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Kaminski, John P.; Saladino, Gaspare J.; Moore, Timothy D. (Historian); Lannér-Cusin, Johanna E.; Schoenleber, Charles H.; Reid, Jonathan M.; Flamingo, Margaret R.; Fields, David P. (ed.) / Ratification of the Constitution by the states: Maryland (1)
11 (2015)

I. The debate over the Constitution in Maryland, 17 September-30 November 1787,   pp. 3-67

Page 6

2. Tilghman probably saw one of the Philadelphia newspaper printings of the Consti-
tution. On 19 September alone, four Philadelphia newspapers printed the Constitution.
On 22 September, Thomas and Samuel Hollingsworth, Baltimore merchants, wrote that
"The Proceedings of the Convention is much approved of" in Baltimore (to Levi Hol-
lingsworth, Hollingsworth Family Papers, PHi).
Editors' Note
The Publication and Circulation of the Constitution in Maryland
22 September-December 1787
The Maryland act of 26 May 1787 appointing delegates to the Con-
stitutional Convention required the delegates "to report the proceed-
ings of the said convention, and any act agreed to therein, to the next
session of the general assembly" (Appendix II, RCS:Md., 805). Some
time after the Constitutional Convention adjourned on 17 September
1787, Maryland's Convention delegates forwarded the "Act of the late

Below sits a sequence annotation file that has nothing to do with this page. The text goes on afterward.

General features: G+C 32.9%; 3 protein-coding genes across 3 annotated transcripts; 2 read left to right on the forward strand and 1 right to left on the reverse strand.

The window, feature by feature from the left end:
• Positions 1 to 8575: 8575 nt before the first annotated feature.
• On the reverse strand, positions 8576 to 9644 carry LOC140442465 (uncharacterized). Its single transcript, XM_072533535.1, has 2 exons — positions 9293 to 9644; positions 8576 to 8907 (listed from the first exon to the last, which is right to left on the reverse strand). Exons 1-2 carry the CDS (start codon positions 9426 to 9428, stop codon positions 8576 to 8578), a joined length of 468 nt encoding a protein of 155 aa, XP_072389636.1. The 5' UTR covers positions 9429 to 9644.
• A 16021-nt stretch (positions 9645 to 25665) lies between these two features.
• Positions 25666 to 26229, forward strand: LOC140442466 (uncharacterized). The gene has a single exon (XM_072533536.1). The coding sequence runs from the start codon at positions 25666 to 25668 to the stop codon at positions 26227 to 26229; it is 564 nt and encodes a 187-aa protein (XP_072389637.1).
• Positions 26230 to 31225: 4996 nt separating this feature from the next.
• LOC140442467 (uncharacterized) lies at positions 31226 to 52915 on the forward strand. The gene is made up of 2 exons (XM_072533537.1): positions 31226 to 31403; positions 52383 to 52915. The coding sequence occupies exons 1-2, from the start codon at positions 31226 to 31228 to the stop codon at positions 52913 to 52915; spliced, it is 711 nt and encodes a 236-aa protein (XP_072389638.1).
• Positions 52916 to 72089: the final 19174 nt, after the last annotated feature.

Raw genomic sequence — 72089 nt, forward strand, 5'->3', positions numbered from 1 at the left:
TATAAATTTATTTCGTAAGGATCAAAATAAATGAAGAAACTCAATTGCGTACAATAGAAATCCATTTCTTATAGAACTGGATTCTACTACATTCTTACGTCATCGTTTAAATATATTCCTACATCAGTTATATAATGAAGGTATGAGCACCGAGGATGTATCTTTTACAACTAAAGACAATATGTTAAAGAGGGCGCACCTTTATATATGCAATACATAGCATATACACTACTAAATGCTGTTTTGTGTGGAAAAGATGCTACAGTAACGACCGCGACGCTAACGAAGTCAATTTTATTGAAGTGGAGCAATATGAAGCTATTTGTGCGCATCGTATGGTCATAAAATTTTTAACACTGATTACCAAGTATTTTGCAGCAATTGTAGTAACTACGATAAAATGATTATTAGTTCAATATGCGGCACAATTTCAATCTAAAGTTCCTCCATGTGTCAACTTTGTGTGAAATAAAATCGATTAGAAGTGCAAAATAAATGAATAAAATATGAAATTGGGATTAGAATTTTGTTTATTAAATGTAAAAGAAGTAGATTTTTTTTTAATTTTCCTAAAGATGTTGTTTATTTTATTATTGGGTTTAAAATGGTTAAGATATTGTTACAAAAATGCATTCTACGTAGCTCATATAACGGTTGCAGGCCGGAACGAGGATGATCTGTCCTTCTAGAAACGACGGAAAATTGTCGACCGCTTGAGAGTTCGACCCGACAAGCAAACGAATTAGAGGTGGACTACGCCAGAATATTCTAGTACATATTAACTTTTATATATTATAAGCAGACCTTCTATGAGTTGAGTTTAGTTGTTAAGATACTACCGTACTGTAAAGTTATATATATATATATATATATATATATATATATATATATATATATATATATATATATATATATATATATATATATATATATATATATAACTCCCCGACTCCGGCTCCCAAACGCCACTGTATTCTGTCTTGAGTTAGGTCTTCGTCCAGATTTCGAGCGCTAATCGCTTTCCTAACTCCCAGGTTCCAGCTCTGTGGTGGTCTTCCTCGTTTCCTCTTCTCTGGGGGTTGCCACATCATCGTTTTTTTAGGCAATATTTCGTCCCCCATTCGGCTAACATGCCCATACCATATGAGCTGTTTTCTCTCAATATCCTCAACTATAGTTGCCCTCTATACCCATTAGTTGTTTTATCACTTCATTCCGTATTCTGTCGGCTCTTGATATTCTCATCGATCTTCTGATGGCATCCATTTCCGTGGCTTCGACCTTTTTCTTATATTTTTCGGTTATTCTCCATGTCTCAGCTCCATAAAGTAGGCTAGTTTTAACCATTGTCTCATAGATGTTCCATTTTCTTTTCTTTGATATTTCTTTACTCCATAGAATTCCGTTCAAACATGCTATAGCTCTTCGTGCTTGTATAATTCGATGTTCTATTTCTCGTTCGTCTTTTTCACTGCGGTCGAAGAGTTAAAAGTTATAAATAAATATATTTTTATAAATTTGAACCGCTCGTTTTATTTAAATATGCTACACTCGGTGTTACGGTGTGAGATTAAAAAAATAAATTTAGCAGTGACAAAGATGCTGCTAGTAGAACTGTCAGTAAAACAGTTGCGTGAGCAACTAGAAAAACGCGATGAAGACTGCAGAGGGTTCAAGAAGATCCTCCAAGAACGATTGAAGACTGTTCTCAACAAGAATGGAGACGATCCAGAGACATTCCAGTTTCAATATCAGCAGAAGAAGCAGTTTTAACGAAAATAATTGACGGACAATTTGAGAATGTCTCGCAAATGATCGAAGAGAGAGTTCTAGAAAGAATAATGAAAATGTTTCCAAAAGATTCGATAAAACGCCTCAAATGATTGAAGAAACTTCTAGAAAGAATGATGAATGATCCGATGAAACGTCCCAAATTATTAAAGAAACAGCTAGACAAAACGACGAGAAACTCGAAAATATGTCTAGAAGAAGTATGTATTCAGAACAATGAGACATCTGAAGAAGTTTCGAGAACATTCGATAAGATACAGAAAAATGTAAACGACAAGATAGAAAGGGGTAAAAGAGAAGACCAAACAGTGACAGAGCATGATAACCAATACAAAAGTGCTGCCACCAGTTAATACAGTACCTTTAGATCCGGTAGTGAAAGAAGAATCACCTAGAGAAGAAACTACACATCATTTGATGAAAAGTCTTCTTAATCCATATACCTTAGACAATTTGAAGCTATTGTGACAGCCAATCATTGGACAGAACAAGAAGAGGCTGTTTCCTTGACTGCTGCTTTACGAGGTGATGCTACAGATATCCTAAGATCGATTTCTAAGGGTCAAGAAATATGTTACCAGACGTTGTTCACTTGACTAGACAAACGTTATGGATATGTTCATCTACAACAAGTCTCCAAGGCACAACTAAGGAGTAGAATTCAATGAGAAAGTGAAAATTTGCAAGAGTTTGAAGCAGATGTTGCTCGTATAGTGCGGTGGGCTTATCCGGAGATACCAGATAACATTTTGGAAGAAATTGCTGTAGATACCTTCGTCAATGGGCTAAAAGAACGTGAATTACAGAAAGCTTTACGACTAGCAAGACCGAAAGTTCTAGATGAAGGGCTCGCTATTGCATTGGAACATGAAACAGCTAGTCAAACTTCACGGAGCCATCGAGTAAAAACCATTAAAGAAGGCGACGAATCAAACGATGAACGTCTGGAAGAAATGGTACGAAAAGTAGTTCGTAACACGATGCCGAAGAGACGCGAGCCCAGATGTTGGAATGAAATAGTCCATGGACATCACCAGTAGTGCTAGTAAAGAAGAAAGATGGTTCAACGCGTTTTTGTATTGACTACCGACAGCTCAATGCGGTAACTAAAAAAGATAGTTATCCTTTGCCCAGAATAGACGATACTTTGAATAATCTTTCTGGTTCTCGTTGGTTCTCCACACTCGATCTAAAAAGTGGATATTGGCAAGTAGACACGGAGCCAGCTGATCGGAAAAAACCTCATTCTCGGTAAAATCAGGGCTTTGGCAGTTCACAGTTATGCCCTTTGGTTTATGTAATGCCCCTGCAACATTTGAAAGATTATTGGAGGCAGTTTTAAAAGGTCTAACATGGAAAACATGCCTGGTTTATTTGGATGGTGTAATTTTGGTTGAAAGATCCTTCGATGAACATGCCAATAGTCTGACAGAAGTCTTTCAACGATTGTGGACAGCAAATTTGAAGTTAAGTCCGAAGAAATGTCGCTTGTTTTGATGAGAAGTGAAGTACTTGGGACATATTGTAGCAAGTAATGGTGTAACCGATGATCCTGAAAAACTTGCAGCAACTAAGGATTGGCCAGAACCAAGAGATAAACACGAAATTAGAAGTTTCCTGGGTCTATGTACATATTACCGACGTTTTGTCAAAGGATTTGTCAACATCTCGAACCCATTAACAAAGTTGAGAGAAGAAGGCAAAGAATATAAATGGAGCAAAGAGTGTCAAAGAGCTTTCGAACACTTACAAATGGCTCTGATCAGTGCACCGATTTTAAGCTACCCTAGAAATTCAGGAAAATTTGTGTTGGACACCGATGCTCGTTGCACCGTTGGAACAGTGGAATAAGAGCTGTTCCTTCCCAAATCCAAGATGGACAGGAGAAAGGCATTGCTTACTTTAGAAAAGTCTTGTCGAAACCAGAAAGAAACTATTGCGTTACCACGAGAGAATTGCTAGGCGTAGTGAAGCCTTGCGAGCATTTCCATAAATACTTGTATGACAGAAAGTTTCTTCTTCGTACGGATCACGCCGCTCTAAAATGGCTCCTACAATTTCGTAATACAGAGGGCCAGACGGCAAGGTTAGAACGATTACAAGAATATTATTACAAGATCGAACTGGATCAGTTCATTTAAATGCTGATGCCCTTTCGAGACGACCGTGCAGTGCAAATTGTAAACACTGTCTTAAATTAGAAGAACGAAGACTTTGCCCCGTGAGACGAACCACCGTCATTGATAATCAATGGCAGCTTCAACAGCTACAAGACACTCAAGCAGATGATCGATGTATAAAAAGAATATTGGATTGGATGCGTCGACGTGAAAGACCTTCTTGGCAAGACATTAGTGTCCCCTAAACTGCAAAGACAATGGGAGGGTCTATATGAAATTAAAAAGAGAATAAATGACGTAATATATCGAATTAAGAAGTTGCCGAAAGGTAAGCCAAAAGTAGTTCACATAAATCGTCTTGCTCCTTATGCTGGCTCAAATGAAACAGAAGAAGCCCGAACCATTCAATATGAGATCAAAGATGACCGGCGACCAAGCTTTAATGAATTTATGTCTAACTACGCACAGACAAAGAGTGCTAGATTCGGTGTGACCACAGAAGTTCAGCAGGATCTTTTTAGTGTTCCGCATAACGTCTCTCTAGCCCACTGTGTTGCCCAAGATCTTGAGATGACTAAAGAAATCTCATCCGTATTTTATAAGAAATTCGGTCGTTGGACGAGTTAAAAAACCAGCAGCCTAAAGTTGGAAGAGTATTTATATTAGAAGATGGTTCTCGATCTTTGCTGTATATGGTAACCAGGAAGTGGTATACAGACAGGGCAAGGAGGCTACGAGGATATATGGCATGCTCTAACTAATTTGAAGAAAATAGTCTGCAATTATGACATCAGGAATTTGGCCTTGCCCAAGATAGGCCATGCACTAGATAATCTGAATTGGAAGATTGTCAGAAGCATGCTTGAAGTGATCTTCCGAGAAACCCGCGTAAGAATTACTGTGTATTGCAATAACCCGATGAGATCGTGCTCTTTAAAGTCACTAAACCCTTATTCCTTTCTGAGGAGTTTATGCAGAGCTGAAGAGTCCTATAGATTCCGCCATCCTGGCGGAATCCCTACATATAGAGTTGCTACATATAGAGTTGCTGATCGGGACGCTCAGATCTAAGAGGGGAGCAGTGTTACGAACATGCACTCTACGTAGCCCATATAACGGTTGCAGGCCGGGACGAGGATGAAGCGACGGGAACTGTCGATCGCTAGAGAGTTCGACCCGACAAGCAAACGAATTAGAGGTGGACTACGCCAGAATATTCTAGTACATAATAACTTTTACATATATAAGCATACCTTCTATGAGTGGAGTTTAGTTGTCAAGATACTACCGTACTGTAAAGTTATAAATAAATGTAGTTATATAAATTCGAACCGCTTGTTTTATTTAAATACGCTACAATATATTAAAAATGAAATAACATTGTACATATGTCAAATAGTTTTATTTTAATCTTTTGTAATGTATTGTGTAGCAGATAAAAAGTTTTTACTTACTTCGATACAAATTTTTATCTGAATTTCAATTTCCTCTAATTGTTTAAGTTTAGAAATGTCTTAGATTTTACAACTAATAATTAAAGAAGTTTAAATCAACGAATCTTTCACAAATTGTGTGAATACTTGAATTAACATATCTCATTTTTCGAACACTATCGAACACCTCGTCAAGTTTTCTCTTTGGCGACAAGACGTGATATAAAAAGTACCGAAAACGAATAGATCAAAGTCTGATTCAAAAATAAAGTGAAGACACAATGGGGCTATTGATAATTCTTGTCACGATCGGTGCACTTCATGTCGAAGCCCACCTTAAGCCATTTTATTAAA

Convention at Philadelphia" to Maryland Governor William Smallwood.
Maryland's Constitutional Convention delegates probably transmit-
ted one or more of the 500 official copies of the Convention's report
that were printed as a six-page broadside by John Dunlap and David
C. Claypoole, printers of the Pennsylvania Packet. This report consisted
of (1) the Constitution, (2) the two resolutions of the Convention, and
(3) the 17 September letter of the President of the Convention (George
Washington) to the President of Congress. Each of the Convention's
forty-one delegates present on 17 September had received several cop-
ies of the broadside, some of which were probably sent to state officials.
Dunlap and Claypoole did not provide a heading to the broadside
(Evans 20818). (For more on this broadside, see CC:76.) On 19 Sep-
tember the Constitutional Convention report was printed in the Penn-
sylvania Packet and three other Philadelphia newspapers. Some of these
printings circulated in Maryland.
All four Maryland newspapers published in the fall of 1787 printed
the report of the Constitutional Convention by 3 October. John Hayes
printed the report in a two-page "Extraordinary" issue of the Baltimore
Maryland Gazette on 22 September under the heading "PLAN of the
NEW FEDERAL GOVERNMENT." (The heading was the same one used
by the Pennsylvania Gazette when it printed the report on 19 September.)
Three days later the report appeared in William Goddard's Maryland
Journal, a semiweekly, under a similar title. Goddard, apparently em-
ploying the same type he used in his Maryland Journal, struck a two-
page, triple-columned broadside of the report. At the bottom of the
second page, Goddard included his colophon (Evans 45176).

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